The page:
Why George Floyd’s violent death has moved young Irish people

Issues around race and social justice are increasingly important in Ireland too

Work on a Falls Road mural of George Floyd who was murdered by police in Minneapolis. Protests took place across the world, including in Belfast and Dublin. Photograph: Pacemaker Press

Work on a Falls Road mural of George Floyd who was murdered by police in Minneapolis. Protests took place across the world, including in Belfast and Dublin. Photograph: Pacemaker Press

 

This week’s protest march in Dublin against the killing of George Floyd in Minneapolis was notable for a number of reasons. For starters it was the most blatant breach of the regulations prohibiting mass gatherings since those regulations were introduced almost three months ago. It’s misguided of supporters of the protest to attempt to elide that fact, or to argue that the importance of the issue outweighed the potentially disastrous outcome of the action.

To be fair, it seems some of those involved in promoting the event subsequently realised this, and have taken steps to self-isolate themselves while cancelling further marches.

It does look as though everyone involved was honestly shocked by the number of people who turned up on Monday for what was one of the bigger demonstrations the city has seen since the heyday of the water protests. Sorcha Pollak’s report for The Irish Times described a crowd mostly aged between 16 and 30, carrying handmade placards decrying racism in Ireland as well as the US (with direct provision the touchstone local issue).

Conor Lally subsequently reported that a number of people “who took on supervisory or organiser roles at the protest in the city centre and Dublin 4 were spoken to by gardaí on duty and had their names and contact details taken”. Investigations and possibly prosecutions may follow.

Emotional impact

Is it fair, though, to describe these individuals, no matter how co-operative they were, as “organisers”? It might be more accurate to take a word more associated with the fluffier corners of social media and call them “influencers”. Because the impetus for Monday’s event didn’t come from traditional organisations or from legacy media, but via Instagram, WhatsApp and TikTok.

That’s where young Irish people were watching the news from the streets of US cities, along with personal testimonies of racism experienced by people of colour both in America and here in Ireland. The emotional impact of these mostly shortform viral videos cut through in a way that most of the traditional news agenda never can.

In her 2017 book, Twitter and Tear Gas: The Power and Fragility of Networked Protest, Zeynep Tufekci describes the new forms of direct political action which have emerged over the last decade via social networks. Contrary to easy cliches about keyboard warriors and virtue signallers, she argues that meaningful new forms of political mobilisation are occurring. Their strengths are speed and scaleability: it used to take weeks or months to achieve protests as big as the ones that popped up in cities across the world, including Dublin, last week. Now it can just be a matter of hours.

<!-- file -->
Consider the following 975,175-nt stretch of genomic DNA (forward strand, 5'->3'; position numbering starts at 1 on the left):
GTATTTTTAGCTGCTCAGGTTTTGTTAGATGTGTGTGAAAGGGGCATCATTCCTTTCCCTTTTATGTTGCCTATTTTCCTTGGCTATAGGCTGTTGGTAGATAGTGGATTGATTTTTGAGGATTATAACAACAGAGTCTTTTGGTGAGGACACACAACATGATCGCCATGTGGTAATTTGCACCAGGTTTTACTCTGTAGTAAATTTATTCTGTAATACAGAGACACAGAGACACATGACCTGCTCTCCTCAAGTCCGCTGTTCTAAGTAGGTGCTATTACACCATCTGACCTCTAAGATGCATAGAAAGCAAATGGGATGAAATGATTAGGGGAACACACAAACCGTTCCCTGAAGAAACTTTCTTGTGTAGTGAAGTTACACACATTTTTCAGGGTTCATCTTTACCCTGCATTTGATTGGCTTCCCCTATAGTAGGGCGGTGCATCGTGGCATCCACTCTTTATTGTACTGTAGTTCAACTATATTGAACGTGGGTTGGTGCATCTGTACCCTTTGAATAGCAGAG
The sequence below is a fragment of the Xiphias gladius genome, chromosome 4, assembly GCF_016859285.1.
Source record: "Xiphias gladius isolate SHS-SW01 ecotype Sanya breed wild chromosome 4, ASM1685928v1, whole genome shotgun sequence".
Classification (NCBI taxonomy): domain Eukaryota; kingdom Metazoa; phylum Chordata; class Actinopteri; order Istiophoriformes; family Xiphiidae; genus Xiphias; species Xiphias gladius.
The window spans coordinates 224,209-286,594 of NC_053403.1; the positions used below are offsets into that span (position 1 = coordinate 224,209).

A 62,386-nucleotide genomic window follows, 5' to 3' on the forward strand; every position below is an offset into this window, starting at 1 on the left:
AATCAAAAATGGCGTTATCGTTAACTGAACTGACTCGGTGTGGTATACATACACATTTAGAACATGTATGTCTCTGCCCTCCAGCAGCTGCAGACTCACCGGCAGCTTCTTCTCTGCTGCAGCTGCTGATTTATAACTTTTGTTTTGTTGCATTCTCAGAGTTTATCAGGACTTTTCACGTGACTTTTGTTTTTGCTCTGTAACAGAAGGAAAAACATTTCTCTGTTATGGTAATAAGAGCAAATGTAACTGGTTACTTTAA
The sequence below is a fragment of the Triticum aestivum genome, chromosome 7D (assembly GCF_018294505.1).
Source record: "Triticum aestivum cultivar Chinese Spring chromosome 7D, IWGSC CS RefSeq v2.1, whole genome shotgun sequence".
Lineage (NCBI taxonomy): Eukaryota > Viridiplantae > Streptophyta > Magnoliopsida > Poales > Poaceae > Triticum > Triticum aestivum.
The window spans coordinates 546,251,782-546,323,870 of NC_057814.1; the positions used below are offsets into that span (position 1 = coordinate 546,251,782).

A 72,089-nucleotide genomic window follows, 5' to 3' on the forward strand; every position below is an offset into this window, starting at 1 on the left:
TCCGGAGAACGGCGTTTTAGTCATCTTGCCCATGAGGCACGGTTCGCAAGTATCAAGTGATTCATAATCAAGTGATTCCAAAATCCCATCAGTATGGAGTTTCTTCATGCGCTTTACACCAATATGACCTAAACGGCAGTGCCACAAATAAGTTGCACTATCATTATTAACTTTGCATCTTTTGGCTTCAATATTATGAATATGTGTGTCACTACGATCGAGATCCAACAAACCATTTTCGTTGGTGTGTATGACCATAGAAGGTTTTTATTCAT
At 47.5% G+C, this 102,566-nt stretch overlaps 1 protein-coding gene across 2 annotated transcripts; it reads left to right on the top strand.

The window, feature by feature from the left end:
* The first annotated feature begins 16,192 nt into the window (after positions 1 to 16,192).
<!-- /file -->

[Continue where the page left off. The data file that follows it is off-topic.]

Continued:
But that astonishing ability to scale carries its own weakness. Tufekci argues that networked movements can now grow dramatically and rapidly, “but without prior building of formal or informal organisational and other collective capacities that could prepare them for the inevitable challenges they will face and give them the ability to respond to what comes next”.

That leads to what she calls “tactical freeze”– the inability make movement-wide decisions and survive over the long haul, as happened with the stagnation and decline of the Occupy Wall Street movement.

Propaganda and surveillance

Tufekci identifies the different ways in which protest movements can exploit the advantages that new communications technology offers, and also how governments, particularly authoritarian ones, fight back by tactics such as flooding social media channels with propaganda and using surveillance to track down dissidents.

When some ask why thousands of young Irish people would break the law to protest about a single act of police brutality that happened several thousand miles away, they miss the point about the way in which social media sometimes collapses geographical distance and can make faraway stories intensely personal and immediate on a mass scale.

But they also fail to recognise that cultural and political issues around race and social justice which this case crystallises are increasingly important in Ireland too.

There’s one other highly significant element in the current protests which isn’t particularly new at all. African-American culture – music in particular – rooted in black pride and resistance to racist oppression has an extraordinary resonance across the world.

It’s been relentlessly commodified and sanitised to form the bedrock of much of contemporary global pop culture, but its remarkable cycles of innovation have soundtracked the lives of successive generations of young adults and continue to do so. And it provides an inspiration for people of colour here and in other countries to articulate their own experiences.

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